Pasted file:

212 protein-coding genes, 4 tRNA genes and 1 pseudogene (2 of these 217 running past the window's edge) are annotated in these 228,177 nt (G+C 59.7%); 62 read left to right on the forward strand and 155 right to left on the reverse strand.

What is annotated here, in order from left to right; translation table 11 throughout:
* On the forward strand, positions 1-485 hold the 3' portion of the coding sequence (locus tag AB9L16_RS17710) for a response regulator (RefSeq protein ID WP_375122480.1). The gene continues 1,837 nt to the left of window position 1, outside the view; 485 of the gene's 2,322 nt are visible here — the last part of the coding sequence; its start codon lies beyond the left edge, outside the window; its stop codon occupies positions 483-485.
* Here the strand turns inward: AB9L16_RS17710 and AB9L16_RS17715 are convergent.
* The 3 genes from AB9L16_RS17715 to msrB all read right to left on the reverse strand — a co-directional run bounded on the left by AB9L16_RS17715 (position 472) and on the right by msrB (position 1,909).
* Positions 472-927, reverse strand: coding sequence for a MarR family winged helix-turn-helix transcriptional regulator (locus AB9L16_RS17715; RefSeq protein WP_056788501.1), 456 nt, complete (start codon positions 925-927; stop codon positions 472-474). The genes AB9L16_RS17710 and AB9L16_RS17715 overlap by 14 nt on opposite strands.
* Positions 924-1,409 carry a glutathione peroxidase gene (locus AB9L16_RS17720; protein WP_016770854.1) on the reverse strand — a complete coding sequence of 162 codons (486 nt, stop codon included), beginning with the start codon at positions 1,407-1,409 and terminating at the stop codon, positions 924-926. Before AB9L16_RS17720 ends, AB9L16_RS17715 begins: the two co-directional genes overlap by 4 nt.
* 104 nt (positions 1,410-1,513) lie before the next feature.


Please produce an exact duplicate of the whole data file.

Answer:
212 protein-coding genes, 4 tRNA genes and 1 pseudogene (2 of these 217 running past the window's edge) are annotated in these 228,177 nt (G+C 59.7%); 62 read left to right on the forward strand and 155 right to left on the reverse strand.

What is annotated here, in order from left to right; translation table 11 throughout:
* On the forward strand, positions 1-485 hold the 3' portion of the coding sequence (locus tag AB9L16_RS17710) for a response regulator (RefSeq protein ID WP_375122480.1). The gene continues 1,837 nt to the left of window position 1, outside the view; 485 of the gene's 2,322 nt are visible here — the last part of the coding sequence; its start codon lies beyond the left edge, outside the window; its stop codon occupies positions 483-485.
* Here the strand turns inward: AB9L16_RS17710 and AB9L16_RS17715 are convergent.
* The 3 genes from AB9L16_RS17715 to msrB all read right to left on the reverse strand — a co-directional run bounded on the left by AB9L16_RS17715 (position 472) and on the right by msrB (position 1,909).
* Positions 472-927, reverse strand: coding sequence for a MarR family winged helix-turn-helix transcriptional regulator (locus AB9L16_RS17715; RefSeq protein WP_056788501.1), 456 nt, complete (start codon positions 925-927; stop codon positions 472-474). The genes AB9L16_RS17710 and AB9L16_RS17715 overlap by 14 nt on opposite strands.
* Positions 924-1,409 carry a glutathione peroxidase gene (locus AB9L16_RS17720; protein WP_016770854.1) on the reverse strand — a complete coding sequence of 162 codons (486 nt, stop codon included), beginning with the start codon at positions 1,407-1,409 and terminating at the stop codon, positions 924-926. Before AB9L16_RS17720 ends, AB9L16_RS17715 begins: the two co-directional genes overlap by 4 nt.
* 104 nt (positions 1,410-1,513) lie before the next feature.